As we near the end of the 3rd quarter of 2020, the Coronavirus curveballs keep coming. As most of you are aware, the President issued a Memorandum on August 8, 2020 titled “Deferring Payroll Tax Obligations in Light of the Ongoing COVID-19 Disaster”. The essence of the memorandum is that for the period of September 1, 2020 through December 31, 2020, the employee portion of Social Security taxes may be deferred. The employee Social Security tax deferral would apply to payments of taxable wages that are less than $4,000 during a bi-weekly pay period, or the equivalent amount with respect to other pay periods. It is important to note that each pay period is to be considered separately when determining wages for an eligible employee under this program. Though wages should be considered on a per-pay-period basis, generally speaking, employees earning less than $104,000 per year would qualify for participation. However, an employee that is just above the wage threshold could potentially qualify as well. Guidance does state that compensation excluded from FICA taxes should be taken into consideration for determining the wage base. Based on that, deductions for certain healthcare plans, health savings accounts or flexible spending accounts should be taken in to account. For example, an employee that has an annual salary of $105,000 and made contributions of $1,500 annually to a Section 125 plan, would have a wage base of $103,500 for purposes of this program and would qualify for participation. It’s not safe to just look at the salary of $105,000 and assume that they would not qualify.
Since this is just a deferral of taxes due, it will have to be paid back at some point. Just when we were all hoping 2021 will be “back to normal”, we read further into the guidance and realized that would not be the case if the decision is made to participate in this program. Any tax deferred under this program will have to be paid back between the period of January 1, 2021 and April 30, 2021.
Many concerns have been raised since the release of the Presidential Memorandum and as we waited for guidance to be released from the Secretary of the Treasury. Questions such as the following have certainly been at the forefront:
Are employers required to participate?
How are wages determined for employees that work multiple jobs?
What if an employee quits or is on a layoff during the repayment period?
What if some employees did and some did not want to participate?
Unfortunately, the long-awaited guidance issued on August 28, 2020, was fairly ambiguous. Because of that, decisions should be made based on the facts as they are known as outlined in the guidance. The two main points the guidance addressed were (1) Applicable Wages and (2) Payment of Deferred Applicable Taxes. Details related to these points have been addressed above. The other key takeaway from the guidance is that employers, referred to as “Affected Taxpayers”, appear to bear the burden of repayment. Clearly, if the employee is still under employment, the deferred taxes can be payroll deducted. In situations where an employee is no longer employed or is on a layoff, the guidance states “the Affected Taxpayer may make arrangements to otherwise collect the total Applicable Taxes from the employee.” As far as whether participation is required or not, again, it isn’t specifically addressed in the guidance. The language appears to be directive in nature; however, it does not address the issue of noncompliance or penalties for such. One could discern that participation is voluntary based on this.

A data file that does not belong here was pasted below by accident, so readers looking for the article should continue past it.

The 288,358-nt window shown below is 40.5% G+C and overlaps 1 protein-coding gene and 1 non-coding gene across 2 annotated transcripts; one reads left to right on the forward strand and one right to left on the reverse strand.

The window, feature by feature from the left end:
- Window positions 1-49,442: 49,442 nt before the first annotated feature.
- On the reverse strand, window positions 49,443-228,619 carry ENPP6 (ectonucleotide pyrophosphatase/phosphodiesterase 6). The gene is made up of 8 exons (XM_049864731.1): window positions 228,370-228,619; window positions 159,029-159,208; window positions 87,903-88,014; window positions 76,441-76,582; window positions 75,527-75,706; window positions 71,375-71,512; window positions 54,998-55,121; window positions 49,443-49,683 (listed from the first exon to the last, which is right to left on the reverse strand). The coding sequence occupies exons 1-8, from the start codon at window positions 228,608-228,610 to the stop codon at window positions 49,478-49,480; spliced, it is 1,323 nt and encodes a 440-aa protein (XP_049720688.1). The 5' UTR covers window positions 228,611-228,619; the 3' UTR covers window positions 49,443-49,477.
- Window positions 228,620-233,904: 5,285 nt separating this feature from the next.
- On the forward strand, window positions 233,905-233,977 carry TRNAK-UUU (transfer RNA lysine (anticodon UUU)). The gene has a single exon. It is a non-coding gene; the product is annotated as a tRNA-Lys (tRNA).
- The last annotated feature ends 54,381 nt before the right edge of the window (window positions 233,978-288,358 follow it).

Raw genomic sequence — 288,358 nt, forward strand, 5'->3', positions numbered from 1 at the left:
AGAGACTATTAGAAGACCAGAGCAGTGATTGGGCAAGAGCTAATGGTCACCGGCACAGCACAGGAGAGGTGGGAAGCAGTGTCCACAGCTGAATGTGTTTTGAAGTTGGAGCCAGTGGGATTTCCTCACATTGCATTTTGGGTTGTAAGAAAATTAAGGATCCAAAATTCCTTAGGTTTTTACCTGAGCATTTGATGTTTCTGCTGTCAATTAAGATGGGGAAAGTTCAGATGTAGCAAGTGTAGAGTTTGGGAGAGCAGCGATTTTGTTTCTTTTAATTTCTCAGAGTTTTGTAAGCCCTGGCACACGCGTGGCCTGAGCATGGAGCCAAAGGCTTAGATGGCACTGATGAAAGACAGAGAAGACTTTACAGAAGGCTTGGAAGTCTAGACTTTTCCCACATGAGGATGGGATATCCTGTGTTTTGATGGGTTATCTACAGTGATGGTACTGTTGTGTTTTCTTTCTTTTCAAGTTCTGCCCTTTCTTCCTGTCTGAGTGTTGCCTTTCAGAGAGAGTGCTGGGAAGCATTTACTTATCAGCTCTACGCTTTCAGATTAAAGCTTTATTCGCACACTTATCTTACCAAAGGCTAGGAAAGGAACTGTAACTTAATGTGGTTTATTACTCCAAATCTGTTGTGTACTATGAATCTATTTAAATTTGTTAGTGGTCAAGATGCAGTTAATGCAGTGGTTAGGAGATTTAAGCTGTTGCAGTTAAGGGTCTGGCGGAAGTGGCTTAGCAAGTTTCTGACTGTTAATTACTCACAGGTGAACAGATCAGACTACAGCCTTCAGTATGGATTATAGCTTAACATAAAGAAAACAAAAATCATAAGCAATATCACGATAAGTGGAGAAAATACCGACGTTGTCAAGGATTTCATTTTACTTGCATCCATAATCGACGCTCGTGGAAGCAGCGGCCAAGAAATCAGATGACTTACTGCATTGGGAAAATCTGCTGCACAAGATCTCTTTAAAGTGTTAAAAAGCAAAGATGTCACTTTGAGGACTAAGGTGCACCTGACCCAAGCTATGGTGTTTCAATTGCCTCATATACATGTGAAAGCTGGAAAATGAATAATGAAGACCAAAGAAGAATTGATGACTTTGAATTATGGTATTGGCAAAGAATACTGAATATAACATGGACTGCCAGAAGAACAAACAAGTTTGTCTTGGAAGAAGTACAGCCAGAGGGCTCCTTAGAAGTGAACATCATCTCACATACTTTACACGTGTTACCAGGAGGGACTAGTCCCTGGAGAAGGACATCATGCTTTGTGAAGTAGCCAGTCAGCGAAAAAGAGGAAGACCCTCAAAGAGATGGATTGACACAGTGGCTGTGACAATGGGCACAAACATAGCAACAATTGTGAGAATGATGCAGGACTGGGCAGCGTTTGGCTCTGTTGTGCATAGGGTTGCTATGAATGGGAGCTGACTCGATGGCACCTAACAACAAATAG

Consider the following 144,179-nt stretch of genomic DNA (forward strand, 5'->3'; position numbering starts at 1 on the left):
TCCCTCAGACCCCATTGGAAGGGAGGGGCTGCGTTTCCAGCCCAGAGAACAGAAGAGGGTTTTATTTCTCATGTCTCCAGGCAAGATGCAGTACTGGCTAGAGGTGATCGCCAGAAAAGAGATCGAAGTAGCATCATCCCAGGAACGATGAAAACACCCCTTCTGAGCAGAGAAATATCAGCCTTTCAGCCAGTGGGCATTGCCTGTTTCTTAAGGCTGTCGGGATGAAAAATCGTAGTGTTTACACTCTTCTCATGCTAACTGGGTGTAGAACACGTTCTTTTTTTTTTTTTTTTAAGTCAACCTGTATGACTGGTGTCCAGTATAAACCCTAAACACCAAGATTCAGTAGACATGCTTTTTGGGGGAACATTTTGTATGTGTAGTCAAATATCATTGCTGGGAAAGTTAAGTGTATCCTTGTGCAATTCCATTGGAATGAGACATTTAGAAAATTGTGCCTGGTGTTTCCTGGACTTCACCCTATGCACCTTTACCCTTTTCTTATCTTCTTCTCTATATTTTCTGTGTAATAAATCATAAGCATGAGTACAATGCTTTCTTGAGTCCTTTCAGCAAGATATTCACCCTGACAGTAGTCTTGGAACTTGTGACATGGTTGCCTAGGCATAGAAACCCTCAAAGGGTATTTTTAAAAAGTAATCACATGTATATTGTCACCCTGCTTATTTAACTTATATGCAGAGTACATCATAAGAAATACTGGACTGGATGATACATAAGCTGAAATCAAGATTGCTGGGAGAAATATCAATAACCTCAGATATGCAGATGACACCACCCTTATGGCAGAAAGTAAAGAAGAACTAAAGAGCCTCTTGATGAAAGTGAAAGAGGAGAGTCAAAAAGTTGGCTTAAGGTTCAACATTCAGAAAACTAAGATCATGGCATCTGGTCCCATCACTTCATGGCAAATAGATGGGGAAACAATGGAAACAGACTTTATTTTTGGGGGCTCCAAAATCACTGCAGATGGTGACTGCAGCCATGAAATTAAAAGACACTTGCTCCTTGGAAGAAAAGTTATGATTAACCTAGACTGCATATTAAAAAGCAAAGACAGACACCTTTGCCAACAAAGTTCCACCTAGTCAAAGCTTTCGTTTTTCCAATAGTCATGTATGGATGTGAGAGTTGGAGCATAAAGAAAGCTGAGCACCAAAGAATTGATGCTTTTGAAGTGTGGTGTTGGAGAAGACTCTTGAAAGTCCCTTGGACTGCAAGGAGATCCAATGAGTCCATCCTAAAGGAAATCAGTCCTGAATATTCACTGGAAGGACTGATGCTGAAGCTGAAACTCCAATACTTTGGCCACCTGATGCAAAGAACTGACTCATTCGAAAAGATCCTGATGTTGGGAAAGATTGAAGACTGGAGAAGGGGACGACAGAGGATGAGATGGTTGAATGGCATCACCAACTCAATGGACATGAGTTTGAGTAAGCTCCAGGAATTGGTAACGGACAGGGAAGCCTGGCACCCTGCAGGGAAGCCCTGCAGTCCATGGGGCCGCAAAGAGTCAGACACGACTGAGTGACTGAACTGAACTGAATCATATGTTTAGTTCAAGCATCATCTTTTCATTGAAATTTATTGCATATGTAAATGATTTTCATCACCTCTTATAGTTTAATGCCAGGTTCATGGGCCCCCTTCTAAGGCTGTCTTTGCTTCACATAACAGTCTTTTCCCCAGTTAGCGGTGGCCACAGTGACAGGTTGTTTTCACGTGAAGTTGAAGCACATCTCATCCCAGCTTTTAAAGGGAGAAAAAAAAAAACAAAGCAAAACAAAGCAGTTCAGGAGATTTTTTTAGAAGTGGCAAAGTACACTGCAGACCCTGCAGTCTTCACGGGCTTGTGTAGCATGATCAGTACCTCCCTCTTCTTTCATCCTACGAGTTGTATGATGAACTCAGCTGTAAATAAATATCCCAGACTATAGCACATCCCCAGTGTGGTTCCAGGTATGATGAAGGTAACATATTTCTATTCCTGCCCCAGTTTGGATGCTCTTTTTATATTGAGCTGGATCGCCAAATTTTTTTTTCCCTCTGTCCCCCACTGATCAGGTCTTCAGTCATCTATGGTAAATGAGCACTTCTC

Another item of importance is that the President’s Memorandum specifically stated that “The Secretary of the Treasury shall explore avenues, including legislation, to eliminate the obligation to pay the taxes deferred pursuant to the implementation of this memorandum.” It leads one to believe that the program as it exists today could certainly be changed in the future.
Should an employer decide to offer this benefit to its employees, it is important to communicate with their payroll software vendor. The technical modifications to implement this payroll tax change could take some time. Also, be mindful of revised payroll tax reporting. The IRS has issued a revised Form 941 for reporting taxes deferred under this program.
It appears that this program is fluid and could evolve over time. Because the guidance does not address a lot of specific concerns, it’s very difficult to give sound advice on whether a city should or should not participate in the program. The best advice MTAS can give is to state the facts as they are known. There are situations where some employees could certainly benefit from this program in the short term. It is important to educate employees on the point that this is, essentially, a loan that will have to be paid back very soon. Each municipality should analyze the program given their own unique environment. It is fair to state that this could provide some complexities in administration, but there are certainly employee relation issues that must be considered as well. MTAS advises that each municipality discuss this with key finance, human resources, and legal personnel to make the best determination for their specific entity.
As new information is released on this issue, MTAS will research and communicate that. As always, should you need anything further related to this, please feel free to reach out to your MTAS consultants.
IRS News Release
Dept of Treasury Guidance
Revised Form 941